Olá, guys! Here you can find some really interesting information about Portugal. Today we are going to talk about facts!
Facts about Portugal, of course! Stick with us to learn surprising things about our favourite little country.
23 surprising facts about Portugal
1. The “raia”
Portugal has one of Europe’s oldest established borders, some of which were from the time Portugal was a little county and Spain was the kingdom of “Leão”. The border between Portugal and Spain was given the name “a raia” in Portuguese or “La Raya” in Spanish which means “streak” in English.
2. English alliance
The alliance between Portugal and England is one of the oldest alliances in history. The English answered Portugals’ calls for aid more than a few times, and the same can be said for Portugal.
3. More than half of the world’s cork is produced in Portugal
The cork tree (“sobreiro”) is protected in Portugal and the country seems to have evolved to come up with as many uses for it as it can. There is even a cork surfboard! Can you believe this?
4. The five o’clock tea
The five o’clock tea was introduced to England by Catarina de Bragança, a Portuguese lady and queen of England.
Although she was fairly disliked as the queen of England, Scotland, and Ireland, because she was Catholic, she still made this incredible contribution to the English way of life.
5. The Portuguese water dog
You may have heard about this breed of dog since President Obama chose one to be a part of his family. What you may not know is that water dogs are considered to be hypoallergenic and therefore can be an excellent addition to your household if someone suffers from allergies.
6. Portuguese is the sixth language
If you remember your world history, it might not be a surprise to know that Portugal colonised half of the world. Most of Portugal’s colonies retained the Portuguese language making it the sixth most spoken language in use today.
The Portuguese language is the official language of nine different countries and has a stunning number of speakers, over 250 million! Amazing right?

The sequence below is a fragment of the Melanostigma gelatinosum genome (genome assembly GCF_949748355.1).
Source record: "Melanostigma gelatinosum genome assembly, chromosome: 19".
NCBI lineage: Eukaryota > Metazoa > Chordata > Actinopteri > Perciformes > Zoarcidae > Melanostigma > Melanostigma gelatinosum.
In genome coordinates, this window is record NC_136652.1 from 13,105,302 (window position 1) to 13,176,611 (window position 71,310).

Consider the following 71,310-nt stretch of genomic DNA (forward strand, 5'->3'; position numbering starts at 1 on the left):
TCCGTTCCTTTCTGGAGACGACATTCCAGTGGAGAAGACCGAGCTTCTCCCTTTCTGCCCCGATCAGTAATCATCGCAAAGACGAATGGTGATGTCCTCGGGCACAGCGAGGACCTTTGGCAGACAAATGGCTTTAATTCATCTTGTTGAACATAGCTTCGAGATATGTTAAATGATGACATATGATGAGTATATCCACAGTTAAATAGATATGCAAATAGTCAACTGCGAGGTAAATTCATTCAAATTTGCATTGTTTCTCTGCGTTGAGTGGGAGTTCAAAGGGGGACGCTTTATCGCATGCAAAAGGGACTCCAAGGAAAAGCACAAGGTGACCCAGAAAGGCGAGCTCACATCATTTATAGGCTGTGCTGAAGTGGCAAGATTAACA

7. Food, wine, and castles
These are the most common answers when tourist are asked what they love most about Portugal.
The food. The wine and the castles!
I think we might be missing the weather or the beaches here, but who can blame them?
Speaking of food and wine, Portugal is the third country in the world with the most fish consumption, behind Japan and Iceland.
Fish is an important part of the Mediterranean diet and foreigners often speak wonders about Portugal’s fish specialties.
9. Heavy smoking
Smoking is extremely common in Portugal, even inside some establishments. Anti-smoking laws are catching up to it, but don’t be surprised to find people smoking everywhere and at all times.
10. Pastel de Belém
This is Portugal’s world-famous pastry and the Pastel de Belém is the most famous factory and café for this in Lisbon. Make sure you give them a try. Watch out for the long lines at the café, though.
The recipe is so secretive and mysterious that the few people who know it never share a plane, train or car with each other just in case. Incredible!
So, you are going to your favourite Japanese restaurant and order your usual tempura shrimp. Someone on the table next to you says: “Did you know that tempura was introduced to Japan by Portuguese missionaries?”
You weren’t expecting this, right? Portugal is everywhere!
12. The name Silva
Silva is the most common surname in Portugal, or was at least, for a long time. It’s pronounced like “silver” in English although it really means brambles. Go figure.